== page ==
On Monday, April 14, 1930, Soviet poet Vladimir Mayakovsky killed himself. In reaction to the suicide, Stalin telephoned playwright Mikhail Bulgakov to reject his outstanding request to immigrate. The prior year, Bulgakov had petitioned to be banished. He requested to depart the USSR and take abroad his fifth play, The Run, anywhere his skill might be put to better use. His first four stage works–Days of Turbines, Zoya’s Flat, Crimson Island, and The Escape–had been banned.
After calling Bulgakov, Stalin restored Days of Turbines to the Moscow Art Theater’s permanent repertoire. He saw the play over fifteen times. Stalin also appointed Bulgakov to the Bolshoi as consulting librettist. This was a punishment: rather than produce his own, Bulgakov enabled others’ works. Almost immediately, the playwright resigned and continued work on The Master and Margarita, a story of courage and love.
Bulgakov called it his sunset novel. Publishers wouldn’t touch it and the author would rewrite the book four times before his death in 1940. Into the novel Bulgakov sealed his life. The titular character, the Master, writes a play about the life of Pontius Pilate. Censors ban the Master’s play about cowardice. Cancelled and driven to insanity, the author burns his manuscript. A satanic figure named Woland recovers the play from the fire. He intones,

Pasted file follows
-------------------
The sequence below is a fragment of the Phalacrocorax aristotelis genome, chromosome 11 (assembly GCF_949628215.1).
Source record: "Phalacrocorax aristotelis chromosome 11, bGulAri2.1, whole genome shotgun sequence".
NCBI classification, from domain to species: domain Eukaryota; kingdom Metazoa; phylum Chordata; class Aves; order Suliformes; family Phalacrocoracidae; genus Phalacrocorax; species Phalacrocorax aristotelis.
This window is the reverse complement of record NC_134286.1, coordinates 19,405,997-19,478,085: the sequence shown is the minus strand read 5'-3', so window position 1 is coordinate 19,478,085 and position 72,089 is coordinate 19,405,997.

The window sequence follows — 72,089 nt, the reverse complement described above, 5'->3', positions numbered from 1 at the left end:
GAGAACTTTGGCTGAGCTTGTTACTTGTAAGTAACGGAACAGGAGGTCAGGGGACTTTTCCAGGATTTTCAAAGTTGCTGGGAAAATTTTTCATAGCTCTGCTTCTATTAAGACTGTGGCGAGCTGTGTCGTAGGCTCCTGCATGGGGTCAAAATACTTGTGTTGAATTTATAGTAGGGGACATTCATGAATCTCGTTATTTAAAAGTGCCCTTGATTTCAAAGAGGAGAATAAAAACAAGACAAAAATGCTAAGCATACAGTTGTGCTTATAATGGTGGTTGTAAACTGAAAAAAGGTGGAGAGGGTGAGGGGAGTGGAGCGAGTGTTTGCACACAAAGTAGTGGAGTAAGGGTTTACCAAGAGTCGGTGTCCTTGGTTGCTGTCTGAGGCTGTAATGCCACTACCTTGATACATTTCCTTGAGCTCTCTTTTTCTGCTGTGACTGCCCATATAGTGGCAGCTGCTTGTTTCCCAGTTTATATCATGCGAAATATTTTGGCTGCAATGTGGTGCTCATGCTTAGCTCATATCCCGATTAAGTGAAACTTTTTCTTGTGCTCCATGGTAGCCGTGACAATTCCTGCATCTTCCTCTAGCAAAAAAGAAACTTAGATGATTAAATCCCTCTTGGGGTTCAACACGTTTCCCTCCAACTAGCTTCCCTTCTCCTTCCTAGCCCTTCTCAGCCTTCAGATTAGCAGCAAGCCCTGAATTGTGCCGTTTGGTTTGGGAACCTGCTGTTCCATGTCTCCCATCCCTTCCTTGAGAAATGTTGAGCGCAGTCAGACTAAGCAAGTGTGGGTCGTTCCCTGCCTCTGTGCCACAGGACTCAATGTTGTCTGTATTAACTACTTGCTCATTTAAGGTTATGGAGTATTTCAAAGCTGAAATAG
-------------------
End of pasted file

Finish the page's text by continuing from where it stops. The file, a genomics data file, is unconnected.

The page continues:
“manuscripts don’t burn.”
In a surrealized reality where actions have no consequence, the difference between truth and lies is beside the point. Censorship is unnecessary. Here, hatred polarizes, and solidarity ends. The occlusion of empathy results in a wasteful loss: displacement and generalized warfare. The only way beyond this place is to not want what we want, to grow the organ of imagination, and to make a new world. This requires extraordinary will.
Soviet officials banned The Master and Margarita because they knew its readers would take it to be art—an instrument to imagine another present and a means to realize it. This art demonstrates that no matter how oppressive the system, no matter how complex the problem or overwhelming the bureaucracy, ways exist to turn systems against the wills of their creators. The book embodies a model of production: how to make one infrastructure into another.
The Master and Margarita was finally published in Paris in 1967. At last, its will had guided it past its silencers.
The Master’s world could fortify ours. It makes things that do not burn.